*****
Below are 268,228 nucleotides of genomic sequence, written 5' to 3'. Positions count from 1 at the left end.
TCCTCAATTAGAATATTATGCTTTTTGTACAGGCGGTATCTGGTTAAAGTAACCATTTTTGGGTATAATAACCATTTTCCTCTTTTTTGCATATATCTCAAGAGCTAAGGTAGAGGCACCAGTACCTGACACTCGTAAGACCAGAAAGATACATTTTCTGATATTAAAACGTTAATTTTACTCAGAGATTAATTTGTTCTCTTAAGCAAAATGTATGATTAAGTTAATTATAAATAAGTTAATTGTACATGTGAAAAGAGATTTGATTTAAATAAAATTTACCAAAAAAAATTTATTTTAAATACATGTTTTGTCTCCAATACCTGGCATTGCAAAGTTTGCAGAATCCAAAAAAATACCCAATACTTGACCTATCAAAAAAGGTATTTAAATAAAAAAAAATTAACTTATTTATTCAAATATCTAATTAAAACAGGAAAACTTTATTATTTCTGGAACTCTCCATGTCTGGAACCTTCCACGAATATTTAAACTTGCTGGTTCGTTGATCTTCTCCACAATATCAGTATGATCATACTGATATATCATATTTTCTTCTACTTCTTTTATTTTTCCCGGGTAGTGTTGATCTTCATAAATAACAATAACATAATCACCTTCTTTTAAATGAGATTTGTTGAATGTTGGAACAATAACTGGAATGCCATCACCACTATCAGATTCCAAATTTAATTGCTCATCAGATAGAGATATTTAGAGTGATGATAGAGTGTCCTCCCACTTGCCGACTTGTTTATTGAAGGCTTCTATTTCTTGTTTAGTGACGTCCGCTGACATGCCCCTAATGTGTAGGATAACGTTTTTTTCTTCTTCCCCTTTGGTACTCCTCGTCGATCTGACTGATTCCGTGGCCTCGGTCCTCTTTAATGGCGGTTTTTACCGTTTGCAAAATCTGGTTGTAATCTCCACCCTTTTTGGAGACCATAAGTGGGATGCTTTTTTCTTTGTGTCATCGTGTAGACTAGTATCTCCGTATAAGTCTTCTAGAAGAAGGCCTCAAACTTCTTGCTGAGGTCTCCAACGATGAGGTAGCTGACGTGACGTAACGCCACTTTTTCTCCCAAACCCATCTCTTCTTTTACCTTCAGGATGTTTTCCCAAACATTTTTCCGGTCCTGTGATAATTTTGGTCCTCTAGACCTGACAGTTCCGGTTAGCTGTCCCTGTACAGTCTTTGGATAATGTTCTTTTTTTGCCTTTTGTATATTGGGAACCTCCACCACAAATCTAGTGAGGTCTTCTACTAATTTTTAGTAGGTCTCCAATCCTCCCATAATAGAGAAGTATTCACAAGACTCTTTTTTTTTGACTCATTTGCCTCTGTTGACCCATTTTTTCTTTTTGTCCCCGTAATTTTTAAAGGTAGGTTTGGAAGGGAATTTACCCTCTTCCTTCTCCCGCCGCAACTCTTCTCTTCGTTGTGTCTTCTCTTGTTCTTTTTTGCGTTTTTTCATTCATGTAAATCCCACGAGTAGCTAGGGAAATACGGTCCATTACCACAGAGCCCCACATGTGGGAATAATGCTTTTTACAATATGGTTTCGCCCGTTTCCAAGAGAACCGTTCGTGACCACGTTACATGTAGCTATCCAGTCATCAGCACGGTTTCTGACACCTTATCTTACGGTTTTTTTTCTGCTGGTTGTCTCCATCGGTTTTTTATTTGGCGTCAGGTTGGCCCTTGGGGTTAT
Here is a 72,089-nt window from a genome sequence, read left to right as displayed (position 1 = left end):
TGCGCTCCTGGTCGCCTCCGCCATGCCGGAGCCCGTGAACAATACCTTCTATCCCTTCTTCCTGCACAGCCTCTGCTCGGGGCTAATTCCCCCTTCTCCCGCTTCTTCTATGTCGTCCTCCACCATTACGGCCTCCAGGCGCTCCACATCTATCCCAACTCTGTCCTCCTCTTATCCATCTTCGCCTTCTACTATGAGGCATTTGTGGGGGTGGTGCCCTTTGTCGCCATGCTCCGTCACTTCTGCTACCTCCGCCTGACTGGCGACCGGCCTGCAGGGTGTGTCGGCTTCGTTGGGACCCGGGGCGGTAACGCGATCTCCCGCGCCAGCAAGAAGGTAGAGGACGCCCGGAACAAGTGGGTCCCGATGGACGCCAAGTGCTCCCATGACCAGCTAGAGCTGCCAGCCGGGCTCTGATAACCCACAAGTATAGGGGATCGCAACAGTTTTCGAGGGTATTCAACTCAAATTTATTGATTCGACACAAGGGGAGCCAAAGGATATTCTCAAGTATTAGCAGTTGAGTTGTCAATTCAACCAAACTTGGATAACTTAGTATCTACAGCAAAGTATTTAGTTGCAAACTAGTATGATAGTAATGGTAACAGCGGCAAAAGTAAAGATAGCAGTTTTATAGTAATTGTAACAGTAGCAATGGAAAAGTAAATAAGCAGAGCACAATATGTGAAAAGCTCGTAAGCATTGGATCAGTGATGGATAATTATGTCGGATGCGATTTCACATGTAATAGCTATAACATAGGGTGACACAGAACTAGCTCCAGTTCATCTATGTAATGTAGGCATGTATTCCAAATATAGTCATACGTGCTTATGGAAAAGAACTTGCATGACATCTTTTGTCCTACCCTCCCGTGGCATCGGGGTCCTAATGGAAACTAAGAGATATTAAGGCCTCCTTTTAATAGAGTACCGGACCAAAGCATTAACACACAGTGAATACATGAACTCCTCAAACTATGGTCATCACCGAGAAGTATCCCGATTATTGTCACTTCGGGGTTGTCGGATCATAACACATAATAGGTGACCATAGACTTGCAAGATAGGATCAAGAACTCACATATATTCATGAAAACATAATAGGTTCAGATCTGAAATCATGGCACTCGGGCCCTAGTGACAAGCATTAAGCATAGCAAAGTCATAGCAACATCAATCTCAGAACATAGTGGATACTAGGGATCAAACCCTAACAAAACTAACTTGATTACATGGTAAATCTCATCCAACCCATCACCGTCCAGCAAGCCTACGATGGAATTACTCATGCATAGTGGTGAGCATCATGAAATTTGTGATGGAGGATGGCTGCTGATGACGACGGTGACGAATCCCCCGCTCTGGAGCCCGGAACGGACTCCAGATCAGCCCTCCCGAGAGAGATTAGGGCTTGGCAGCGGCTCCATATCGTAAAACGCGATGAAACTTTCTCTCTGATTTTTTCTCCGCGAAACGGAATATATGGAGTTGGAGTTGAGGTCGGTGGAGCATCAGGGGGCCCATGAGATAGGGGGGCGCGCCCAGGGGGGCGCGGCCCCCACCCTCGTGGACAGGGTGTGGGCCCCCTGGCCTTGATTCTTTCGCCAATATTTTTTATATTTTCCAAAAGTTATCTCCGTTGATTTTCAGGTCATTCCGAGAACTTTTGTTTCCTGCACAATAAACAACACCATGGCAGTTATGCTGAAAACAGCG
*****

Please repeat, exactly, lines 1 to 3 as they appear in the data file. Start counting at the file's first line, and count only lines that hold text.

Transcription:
Below are 268,228 nucleotides of genomic sequence, written 5' to 3'. Positions count from 1 at the left end.
TCCTCAATTAGAATATTATGCTTTTTGTACAGGCGGTATCTGGTTAAAGTAACCATTTTTGGGTATAATAACCATTTTCCTCTTTTTTGCATATATCTCAAGAGCTAAGGTAGAGGCACCAGTACCTGACACTCGTAAGACCAGAAAGATACATTTTCTGATATTAAAACGTTAATTTTACTCAGAGATTAATTTGTTCTCTTAAGCAAAATGTATGATTAAGTTAATTATAAATAAGTTAATTGTACATGTGAAAAGAGATTTGATTTAAATAAAATTTACCAAAAAAAATTTATTTTAAATACATGTTTTGTCTCCAATACCTGGCATTGCAAAGTTTGCAGAATCCAAAAAAATACCCAATACTTGACCTATCAAAAAAGGTATTTAAATAAAAAAAAATTAACTTATTTATTCAAATATCTAATTAAAACAGGAAAACTTTATTATTTCTGGAACTCTCCATGTCTGGAACCTTCCACGAATATTTAAACTTGCTGGTTCGTTGATCTTCTCCACAATATCAGTATGATCATACTGATATATCATATTTTCTTCTACTTCTTTTATTTTTCCCGGGTAGTGTTGATCTTCATAAATAACAATAACATAATCACCTTCTTTTAAATGAGATTTGTTGAATGTTGGAACAATAACTGGAATGCCATCACCACTATCAGATTCCAAATTTAATTGCTCATCAGATAGAGATATTTAGAGTGATGATAGAGTGTCCTCCCACTTGCCGACTTGTTTATTGAAGGCTTCTATTTCTTGTTTAGTGACGTCCGCTGACATGCCCCTAATGTGTAGGATAACGTTTTTTTCTTCTTCCCCTTTGGTACTCCTCGTCGATCTGACTGATTCCGTGGCCTCGGTCCTCTTTAATGGCGGTTTTTACCGTTTGCAAAATCTGGTTGTAATCTCCACCCTTTTTGGAGACCATAAGTGGGATGCTTTTTTCTTTGTGTCATCGTGTAGACTAGTATCTCCGTATAAGTCTTCTAGAAGAAGGCCTCAAACTTCTTGCTGAGGTCTCCAACGATGAGGTAGCTGACGTGACGTAACGCCACTTTTTCTCCCAAACCCATCTCTTCTTTTACCTTCAGGATGTTTTCCCAAACATTTTTCCGGTCCTGTGATAATTTTGGTCCTCTAGACCTGACAGTTCCGGTTAGCTGTCCCTGTACAGTCTTTGGATAATGTTCTTTTTTTGCCTTTTGTATATTGGGAACCTCCACCACAAATCTAGTGAGGTCTTCTACTAATTTTTAGTAGGTCTCCAATCCTCCCATAATAGAGAAGTATTCACAAGACTCTTTTTTTTTGACTCATTTGCCTCTGTTGACCCATTTTTTCTTTTTGTCCCCGTAATTTTTAAAGGTAGGTTTGGAAGGGAATTTACCCTCTTCCTTCTCCCGCCGCAACTCTTCTCTTCGTTGTGTCTTCTCTTGTTCTTTTTTGCGTTTTTTCATTCATGTAAATCCCACGAGTAGCTAGGGAAATACGGTCCATTACCACAGAGCCCCACATGTGGGAATAATGCTTTTTACAATATGGTTTCGCCCGTTTCCAAGAGAACCGTTCGTGACCACGTTACATGTAGCTATCCAGTCATCAGCACGGTTTCTGACACCTTATCTTACGGTTTTTTTTCTGCTGGTTGTCTCCATCGGTTTTTTATTTGGCGTCAGGTTGGCCCTTGGGGTTAT
Here is a 72,089-nt window from a genome sequence, read left to right as displayed (position 1 = left end):